Speaker Biography

Kim Carter (BinaryMist) - Technologist / Engineer, Information Security Professional, Entrepreneur and the founder of BinaryMist Ltd. OWASP NZ Chapter Leader in Christchurch. Certified Scrum Master. Facilitator, mentor and motivator of cross functional, self managing teams. With a solid 19 years of commercial industry experience across many domains, Kim Carter enjoys teaching others how to apply information security to their Agile processes, bringing the security focus up front where it’s the cheapest to implement, increasing profit and reducing costs. Co-founder of Christchurch Hacker Conference (CHCon), International trainer, speaker, published author, and Software Engineering Radio podcast host, focusing on:

  • Software and network architecture;
  • Web development and engineering; and
  • Information security.

Kim is also a regular blog poster at http://blog.binarymist.net. Kim loves designing and creating robust software and networks, breaking software and networks, then fixing them and helping organisations increase productivity.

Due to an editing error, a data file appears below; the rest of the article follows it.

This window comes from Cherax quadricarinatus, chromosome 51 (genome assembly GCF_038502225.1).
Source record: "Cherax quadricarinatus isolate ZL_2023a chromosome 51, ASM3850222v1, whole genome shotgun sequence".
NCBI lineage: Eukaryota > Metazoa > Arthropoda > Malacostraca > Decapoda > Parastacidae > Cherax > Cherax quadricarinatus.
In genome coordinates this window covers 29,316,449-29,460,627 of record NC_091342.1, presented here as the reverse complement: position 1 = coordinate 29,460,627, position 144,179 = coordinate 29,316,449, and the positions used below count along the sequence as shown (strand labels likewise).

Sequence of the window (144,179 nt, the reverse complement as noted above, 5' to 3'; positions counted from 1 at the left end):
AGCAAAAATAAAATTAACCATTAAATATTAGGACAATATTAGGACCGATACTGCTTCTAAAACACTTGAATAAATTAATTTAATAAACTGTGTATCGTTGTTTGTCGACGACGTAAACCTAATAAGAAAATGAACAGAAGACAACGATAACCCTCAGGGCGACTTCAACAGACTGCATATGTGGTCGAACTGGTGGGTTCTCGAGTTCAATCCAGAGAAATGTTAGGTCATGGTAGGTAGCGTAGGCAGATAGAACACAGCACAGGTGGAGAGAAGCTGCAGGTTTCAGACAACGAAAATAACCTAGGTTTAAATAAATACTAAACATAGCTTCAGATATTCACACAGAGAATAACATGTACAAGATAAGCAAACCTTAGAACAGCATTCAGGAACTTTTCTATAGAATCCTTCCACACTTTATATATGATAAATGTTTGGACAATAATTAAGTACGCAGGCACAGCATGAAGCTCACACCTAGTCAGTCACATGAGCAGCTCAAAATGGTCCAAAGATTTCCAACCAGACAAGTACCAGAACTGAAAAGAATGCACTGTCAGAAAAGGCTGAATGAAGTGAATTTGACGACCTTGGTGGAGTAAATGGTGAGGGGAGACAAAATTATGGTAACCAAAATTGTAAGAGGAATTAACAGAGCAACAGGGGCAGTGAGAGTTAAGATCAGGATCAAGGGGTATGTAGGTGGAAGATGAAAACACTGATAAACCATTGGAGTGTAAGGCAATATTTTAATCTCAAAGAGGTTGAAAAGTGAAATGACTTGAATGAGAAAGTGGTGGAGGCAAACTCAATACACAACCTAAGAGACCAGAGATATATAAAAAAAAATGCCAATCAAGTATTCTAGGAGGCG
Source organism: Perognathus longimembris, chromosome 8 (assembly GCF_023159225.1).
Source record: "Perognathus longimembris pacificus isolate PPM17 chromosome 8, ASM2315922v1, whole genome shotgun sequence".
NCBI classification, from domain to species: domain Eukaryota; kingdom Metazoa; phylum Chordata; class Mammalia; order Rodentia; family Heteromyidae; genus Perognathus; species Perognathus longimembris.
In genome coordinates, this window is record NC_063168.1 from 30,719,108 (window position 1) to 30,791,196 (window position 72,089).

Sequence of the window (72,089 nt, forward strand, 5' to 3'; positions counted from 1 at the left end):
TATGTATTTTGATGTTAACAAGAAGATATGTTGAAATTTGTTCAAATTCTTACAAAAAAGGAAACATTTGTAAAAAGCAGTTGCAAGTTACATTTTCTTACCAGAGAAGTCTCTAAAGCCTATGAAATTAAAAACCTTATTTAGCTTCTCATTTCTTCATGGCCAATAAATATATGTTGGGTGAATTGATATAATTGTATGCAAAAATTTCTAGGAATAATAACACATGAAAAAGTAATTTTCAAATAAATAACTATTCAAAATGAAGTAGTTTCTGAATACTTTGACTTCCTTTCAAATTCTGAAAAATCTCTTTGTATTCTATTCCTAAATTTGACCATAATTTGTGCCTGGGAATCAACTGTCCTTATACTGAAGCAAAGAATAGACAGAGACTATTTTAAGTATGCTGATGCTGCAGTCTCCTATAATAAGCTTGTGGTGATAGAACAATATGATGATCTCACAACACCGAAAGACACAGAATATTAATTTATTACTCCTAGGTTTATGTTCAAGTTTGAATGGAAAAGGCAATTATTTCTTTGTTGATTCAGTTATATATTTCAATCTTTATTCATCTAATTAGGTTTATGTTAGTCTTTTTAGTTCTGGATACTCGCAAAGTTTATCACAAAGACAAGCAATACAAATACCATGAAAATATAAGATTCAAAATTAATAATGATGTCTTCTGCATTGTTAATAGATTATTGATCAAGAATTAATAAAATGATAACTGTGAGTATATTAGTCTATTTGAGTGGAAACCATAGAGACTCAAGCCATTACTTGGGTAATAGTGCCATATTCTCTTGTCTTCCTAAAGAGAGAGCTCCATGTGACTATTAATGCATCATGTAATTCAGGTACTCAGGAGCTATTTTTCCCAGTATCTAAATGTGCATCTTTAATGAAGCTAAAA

Camera Obscura

Tom Isaacson
Room 098 (downstairs)
Sat 4:00pm

Slide Deck (PDF, 3.8MB)
Video (YouTube, 31:34)

Abstract

There is a lot of concern about having cameras installed everywhere and governments or big companies using them to track us - invasion of privacy, tracking, release of personal details, blackmail, etc. But there are ways of implementing cameras for specific tasks that avoid these problems. I will talk about what these are, how they work and what their limitations are.

Speaker Biography

Tom Isaacson has been an embedded developer for 20 years. He hasn’t bothered learning web development because he still thinks the internet is a passing fad, but he’s been forced to think about security after his employer added networking to their products.


DDoS: How can something so cheap be so expensive?

Jerome Van Rooijen - RedShield
Room 115 (upstairs)
Fri 11:45am

Slide Deck Coming Soon
Video (YouTube, 29:19)

Abstract

Ransom notes, innovative attacks, stock exchanges being disrupted, spy agencies, war rooms…this sounds like a movie plot, not what you would expect to happen in New Zealand!